BrainFood-Walnut

BrainFood-Walnut

In today’s tech-filled world, part of my daily routine works around making sure that my iPhone, iPod and laptops are all charged and always ready for my use. When I travel, I have a separate luggage for all my technology-related items.

How about my brain? Considering that my brain is better than any chip that I can buy today, what am I doing to ensure that my brain is properly charged and adequately cared for?

Here’s my list of top 7 brain fitness ideas based on my personal experience and research.

1. Exercise

Long hours in front of the computer are often hard on the brain. That’s when I drop everything and go for a walk. Something as simple as a short walk or just dancing to music on TV /  radio makes the blood flow and along with it the ideas.

2. Short meals evenly spaced out

A study in the Journal of Physiology states that our brain constitutes only 2% of the body weight and yet needs 20% of the energy demands on the resting metabolism. That probably explains why my brain refuses to co-operate when I am hungry. Of course, it refuses to work when I am too full as well.

Recently, I have switched to small meals taken more often. Apart from the 3 short meals, my in-between meals consists of nuts combined with sprouts, fruits, milk or cheese. I find that, physically, I am feeling lighter and more energetic. At the same time, my brain seems more alert and better focused.

Michael Green of Aston University in England suggests one tactic to optimize brain power is to have “more frequent but smaller meals.” The brain works best with about 25 grams of glucose circulating in the blood stream — about the amount found in a banana.

More recently evolved areas of the brain, such as the frontal cortex (it’s like the CEO of the brain), are particularly sensitive to falling glucose levels, while brain areas regulating vital functions are more hardy, said Leigh Gibson of Roehampton University in England. “When your glucose level drops, the symptom is confused thinking, not a change in breathing pattern,” he said. Fuzzy-headedness or constant confused thinking is the brain’s reaction to “chronic under-eating, over-exercising or regularly skipping meals.”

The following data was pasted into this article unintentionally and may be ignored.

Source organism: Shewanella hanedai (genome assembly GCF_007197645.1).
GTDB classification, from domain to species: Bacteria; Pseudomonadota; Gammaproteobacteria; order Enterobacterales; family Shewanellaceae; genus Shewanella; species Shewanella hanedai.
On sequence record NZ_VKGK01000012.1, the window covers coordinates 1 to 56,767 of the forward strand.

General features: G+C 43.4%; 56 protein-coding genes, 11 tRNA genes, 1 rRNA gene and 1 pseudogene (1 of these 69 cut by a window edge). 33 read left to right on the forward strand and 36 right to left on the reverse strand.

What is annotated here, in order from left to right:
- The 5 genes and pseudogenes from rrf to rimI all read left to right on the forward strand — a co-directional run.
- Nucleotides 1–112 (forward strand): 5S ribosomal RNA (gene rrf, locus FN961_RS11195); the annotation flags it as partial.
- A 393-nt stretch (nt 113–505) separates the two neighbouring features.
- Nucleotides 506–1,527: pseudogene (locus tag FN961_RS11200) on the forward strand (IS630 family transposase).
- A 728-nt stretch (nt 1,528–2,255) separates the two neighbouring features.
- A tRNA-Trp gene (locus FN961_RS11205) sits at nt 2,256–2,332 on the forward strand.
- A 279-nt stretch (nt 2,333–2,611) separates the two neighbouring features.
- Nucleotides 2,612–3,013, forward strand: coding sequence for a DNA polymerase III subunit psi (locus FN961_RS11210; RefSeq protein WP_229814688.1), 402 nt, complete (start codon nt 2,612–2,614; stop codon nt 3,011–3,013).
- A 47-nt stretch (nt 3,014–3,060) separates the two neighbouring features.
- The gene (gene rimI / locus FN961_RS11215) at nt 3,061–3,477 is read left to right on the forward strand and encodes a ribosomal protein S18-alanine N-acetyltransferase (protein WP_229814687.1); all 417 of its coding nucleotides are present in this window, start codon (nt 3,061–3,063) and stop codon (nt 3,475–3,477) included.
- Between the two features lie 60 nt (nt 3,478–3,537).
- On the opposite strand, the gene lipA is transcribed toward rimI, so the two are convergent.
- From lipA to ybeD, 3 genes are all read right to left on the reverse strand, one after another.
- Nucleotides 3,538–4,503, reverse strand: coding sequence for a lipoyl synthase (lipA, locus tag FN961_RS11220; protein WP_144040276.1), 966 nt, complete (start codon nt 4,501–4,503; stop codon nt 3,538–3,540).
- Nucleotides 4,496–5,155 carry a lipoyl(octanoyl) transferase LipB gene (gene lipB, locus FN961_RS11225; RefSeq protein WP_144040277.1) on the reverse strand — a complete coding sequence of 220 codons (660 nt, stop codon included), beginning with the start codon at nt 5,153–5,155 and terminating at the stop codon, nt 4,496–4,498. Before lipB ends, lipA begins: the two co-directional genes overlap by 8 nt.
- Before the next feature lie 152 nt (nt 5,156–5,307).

3. Nuts and Seeds

Walnuts look like our brain and are most beneficial to the brain? Is that nature’s message, I wonder! Nuts and flaxseed oil provide essential fatty acids and valuable nutrients for the brain.

I have a mix of nuts (almonds, pistachio, walnuts) and seeds (sunflower, pumpkin, flaxseed) along with apricots and raisins all mixed together in a big container. A few tea-spoons of this combination keeps the brain chugging and has even reduced the need for more food during meals.

4. Meditation and Deep Breathing

I find that when I get get spaced out after intense sessions of research, a few rounds of deep breathing makes a huge difference. It helps to provide much needed oxygen to the brain and helps my concentration as well. Meditation is wonderful. It is like a relaxing shower for the mind. My goal for 2011 is to be more consistent with the meditation sessions.

5. Puzzles and brain teasers

Simple word puzzles are my favourite. Of late, though, in keeping with trying new things, I have started trying other puzzles as well.

6. Music and Laughter

Music and laughter add meaning and joy to the day and allow me to live in the moment. They are my shock-absorbers, allowing me to travel on rugged roads without feeling every bump.

7. Water

Last, but not the least, lots of water. 85% of the brain tissue is water. Dehydration depletes energy intake of the brain.

Here are a few links on food for the brain.

The Brain Food Pyramid

BBC Good Food: 10 foods to boost your brainpower

Dr. Sears notes on brain foods 

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